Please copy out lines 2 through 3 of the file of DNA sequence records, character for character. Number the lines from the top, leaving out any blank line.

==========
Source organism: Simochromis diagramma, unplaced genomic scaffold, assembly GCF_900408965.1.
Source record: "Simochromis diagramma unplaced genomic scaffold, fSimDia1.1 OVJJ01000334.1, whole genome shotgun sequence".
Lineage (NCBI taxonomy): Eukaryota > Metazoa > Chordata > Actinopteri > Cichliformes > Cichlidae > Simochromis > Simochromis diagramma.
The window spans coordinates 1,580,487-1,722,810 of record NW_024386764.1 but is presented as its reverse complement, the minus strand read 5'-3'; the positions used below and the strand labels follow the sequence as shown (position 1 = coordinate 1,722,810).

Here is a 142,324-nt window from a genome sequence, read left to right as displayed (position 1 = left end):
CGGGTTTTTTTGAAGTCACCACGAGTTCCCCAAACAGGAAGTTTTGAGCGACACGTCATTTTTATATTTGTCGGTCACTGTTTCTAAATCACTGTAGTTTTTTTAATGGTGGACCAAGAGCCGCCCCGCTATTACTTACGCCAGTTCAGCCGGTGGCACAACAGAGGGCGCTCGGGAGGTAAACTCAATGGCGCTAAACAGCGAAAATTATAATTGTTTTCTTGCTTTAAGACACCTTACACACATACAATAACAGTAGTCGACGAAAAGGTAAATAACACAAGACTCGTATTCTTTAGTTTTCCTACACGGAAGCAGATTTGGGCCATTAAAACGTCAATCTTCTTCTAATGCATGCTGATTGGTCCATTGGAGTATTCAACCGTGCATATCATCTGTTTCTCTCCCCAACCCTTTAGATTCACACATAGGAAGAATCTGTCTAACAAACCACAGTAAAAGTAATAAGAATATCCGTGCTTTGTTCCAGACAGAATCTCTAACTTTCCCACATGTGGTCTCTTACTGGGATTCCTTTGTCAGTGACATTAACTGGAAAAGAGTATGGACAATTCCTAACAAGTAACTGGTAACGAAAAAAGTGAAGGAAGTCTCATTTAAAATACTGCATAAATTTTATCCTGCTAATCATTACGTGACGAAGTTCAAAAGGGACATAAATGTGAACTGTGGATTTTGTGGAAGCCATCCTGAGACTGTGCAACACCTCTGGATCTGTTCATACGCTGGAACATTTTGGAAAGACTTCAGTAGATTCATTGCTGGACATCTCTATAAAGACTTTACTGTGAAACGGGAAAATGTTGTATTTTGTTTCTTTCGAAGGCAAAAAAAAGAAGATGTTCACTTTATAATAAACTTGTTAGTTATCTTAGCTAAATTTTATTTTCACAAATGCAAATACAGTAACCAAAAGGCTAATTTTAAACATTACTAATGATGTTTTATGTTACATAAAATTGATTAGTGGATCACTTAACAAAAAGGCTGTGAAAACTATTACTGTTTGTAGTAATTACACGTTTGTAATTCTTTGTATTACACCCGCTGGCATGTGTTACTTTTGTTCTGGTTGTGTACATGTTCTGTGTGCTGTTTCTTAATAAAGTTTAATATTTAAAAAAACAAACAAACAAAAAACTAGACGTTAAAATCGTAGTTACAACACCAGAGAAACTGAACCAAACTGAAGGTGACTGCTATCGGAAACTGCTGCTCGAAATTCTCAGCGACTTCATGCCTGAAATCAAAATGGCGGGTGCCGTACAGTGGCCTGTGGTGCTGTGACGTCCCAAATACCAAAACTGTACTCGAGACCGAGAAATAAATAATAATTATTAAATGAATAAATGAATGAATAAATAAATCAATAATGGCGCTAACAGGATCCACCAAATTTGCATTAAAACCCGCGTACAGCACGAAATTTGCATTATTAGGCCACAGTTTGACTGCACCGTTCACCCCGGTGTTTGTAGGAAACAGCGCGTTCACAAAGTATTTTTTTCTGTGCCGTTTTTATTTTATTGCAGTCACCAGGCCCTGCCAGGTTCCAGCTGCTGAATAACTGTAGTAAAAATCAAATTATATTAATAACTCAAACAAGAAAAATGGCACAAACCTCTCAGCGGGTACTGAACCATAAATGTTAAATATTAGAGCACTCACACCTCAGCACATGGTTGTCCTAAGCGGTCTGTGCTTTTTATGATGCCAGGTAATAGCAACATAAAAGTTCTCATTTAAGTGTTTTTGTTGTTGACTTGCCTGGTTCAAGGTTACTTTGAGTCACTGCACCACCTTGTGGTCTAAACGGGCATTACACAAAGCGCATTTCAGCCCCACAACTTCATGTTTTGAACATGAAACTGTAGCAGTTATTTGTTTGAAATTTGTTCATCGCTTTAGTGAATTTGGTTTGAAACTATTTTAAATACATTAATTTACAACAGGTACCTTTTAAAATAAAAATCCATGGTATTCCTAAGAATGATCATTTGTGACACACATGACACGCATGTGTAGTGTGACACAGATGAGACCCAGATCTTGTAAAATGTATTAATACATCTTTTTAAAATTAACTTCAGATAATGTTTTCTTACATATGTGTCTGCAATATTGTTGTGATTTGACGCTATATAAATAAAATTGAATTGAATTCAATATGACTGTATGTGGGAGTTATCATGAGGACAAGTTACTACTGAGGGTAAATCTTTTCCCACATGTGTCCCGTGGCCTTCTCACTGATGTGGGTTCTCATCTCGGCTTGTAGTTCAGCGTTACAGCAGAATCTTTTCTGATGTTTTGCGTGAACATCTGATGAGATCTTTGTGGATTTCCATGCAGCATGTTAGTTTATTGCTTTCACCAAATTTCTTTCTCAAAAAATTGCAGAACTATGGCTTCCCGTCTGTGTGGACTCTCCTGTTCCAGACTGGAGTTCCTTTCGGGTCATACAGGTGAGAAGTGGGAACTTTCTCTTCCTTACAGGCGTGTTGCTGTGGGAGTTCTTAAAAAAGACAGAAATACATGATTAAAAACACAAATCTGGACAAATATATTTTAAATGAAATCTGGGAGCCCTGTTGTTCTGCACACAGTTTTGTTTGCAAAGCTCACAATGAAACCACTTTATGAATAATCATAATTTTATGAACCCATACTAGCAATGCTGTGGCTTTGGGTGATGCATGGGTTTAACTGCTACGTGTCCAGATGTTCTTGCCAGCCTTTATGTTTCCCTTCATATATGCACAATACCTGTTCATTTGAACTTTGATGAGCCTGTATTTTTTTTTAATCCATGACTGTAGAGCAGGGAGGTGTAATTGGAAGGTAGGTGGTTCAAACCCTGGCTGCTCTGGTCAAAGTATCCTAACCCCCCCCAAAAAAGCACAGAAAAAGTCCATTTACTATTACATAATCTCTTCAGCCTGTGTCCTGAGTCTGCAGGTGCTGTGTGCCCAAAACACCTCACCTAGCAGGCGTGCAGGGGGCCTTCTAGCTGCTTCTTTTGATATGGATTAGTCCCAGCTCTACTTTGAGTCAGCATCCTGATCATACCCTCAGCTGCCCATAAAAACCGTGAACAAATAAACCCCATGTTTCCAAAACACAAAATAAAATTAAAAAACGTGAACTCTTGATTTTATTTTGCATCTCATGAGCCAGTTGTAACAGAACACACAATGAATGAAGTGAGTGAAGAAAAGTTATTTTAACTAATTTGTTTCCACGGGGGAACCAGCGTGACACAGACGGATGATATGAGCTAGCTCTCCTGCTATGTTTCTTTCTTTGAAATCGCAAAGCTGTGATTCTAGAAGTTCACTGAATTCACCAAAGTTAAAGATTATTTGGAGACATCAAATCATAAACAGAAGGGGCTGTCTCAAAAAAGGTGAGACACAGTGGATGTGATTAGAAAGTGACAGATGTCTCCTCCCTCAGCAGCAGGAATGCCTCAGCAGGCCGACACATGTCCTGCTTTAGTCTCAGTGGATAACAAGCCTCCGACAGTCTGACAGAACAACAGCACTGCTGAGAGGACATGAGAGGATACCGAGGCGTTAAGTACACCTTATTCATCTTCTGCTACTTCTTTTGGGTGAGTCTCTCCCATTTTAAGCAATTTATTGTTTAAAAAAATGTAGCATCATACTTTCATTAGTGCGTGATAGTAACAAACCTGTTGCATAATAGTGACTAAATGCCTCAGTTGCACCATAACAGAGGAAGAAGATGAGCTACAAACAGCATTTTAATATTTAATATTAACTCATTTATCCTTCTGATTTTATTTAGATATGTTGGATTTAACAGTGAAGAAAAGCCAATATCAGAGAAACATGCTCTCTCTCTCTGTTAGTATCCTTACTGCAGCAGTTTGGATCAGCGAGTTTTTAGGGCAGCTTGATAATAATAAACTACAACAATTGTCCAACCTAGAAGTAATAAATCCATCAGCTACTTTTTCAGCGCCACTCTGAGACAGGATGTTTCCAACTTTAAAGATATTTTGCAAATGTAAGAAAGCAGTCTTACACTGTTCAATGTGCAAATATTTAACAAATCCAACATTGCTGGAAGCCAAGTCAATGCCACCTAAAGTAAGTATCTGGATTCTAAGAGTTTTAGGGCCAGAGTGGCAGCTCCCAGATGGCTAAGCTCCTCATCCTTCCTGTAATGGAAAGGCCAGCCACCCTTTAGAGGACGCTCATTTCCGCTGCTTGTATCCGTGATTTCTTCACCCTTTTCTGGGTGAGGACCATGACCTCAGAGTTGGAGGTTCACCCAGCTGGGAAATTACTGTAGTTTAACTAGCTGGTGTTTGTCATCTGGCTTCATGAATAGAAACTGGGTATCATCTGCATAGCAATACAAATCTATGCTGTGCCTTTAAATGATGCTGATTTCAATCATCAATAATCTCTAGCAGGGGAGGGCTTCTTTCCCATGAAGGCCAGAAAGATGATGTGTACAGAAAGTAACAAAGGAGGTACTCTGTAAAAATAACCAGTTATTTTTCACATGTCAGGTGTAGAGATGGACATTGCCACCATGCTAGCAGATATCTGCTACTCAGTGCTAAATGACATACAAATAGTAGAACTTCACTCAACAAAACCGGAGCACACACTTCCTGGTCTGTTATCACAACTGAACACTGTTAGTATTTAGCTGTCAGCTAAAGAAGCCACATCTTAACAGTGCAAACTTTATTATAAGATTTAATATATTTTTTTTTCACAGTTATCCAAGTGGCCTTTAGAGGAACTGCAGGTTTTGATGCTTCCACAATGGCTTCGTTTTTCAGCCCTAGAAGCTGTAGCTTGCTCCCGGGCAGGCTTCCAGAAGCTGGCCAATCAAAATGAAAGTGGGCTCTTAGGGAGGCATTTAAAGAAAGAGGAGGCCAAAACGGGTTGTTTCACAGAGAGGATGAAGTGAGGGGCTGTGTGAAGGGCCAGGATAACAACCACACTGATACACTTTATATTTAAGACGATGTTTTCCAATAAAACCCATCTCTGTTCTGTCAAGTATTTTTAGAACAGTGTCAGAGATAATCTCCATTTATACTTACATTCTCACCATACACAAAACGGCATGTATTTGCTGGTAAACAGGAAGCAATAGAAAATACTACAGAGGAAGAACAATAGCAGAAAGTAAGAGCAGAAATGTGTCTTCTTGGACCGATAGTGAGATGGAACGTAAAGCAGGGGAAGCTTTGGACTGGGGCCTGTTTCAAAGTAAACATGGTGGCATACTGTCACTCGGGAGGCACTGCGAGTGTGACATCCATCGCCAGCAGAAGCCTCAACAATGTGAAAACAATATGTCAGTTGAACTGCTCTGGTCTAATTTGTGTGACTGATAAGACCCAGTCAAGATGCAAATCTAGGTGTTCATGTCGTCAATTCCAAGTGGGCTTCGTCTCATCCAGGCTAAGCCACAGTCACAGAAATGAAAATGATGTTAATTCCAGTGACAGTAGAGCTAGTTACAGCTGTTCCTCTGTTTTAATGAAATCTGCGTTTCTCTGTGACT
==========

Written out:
Source record: "Simochromis diagramma unplaced genomic scaffold, fSimDia1.1 OVJJ01000334.1, whole genome shotgun sequence".
Lineage (NCBI taxonomy): Eukaryota > Metazoa > Chordata > Actinopteri > Cichliformes > Cichlidae > Simochromis > Simochromis diagramma.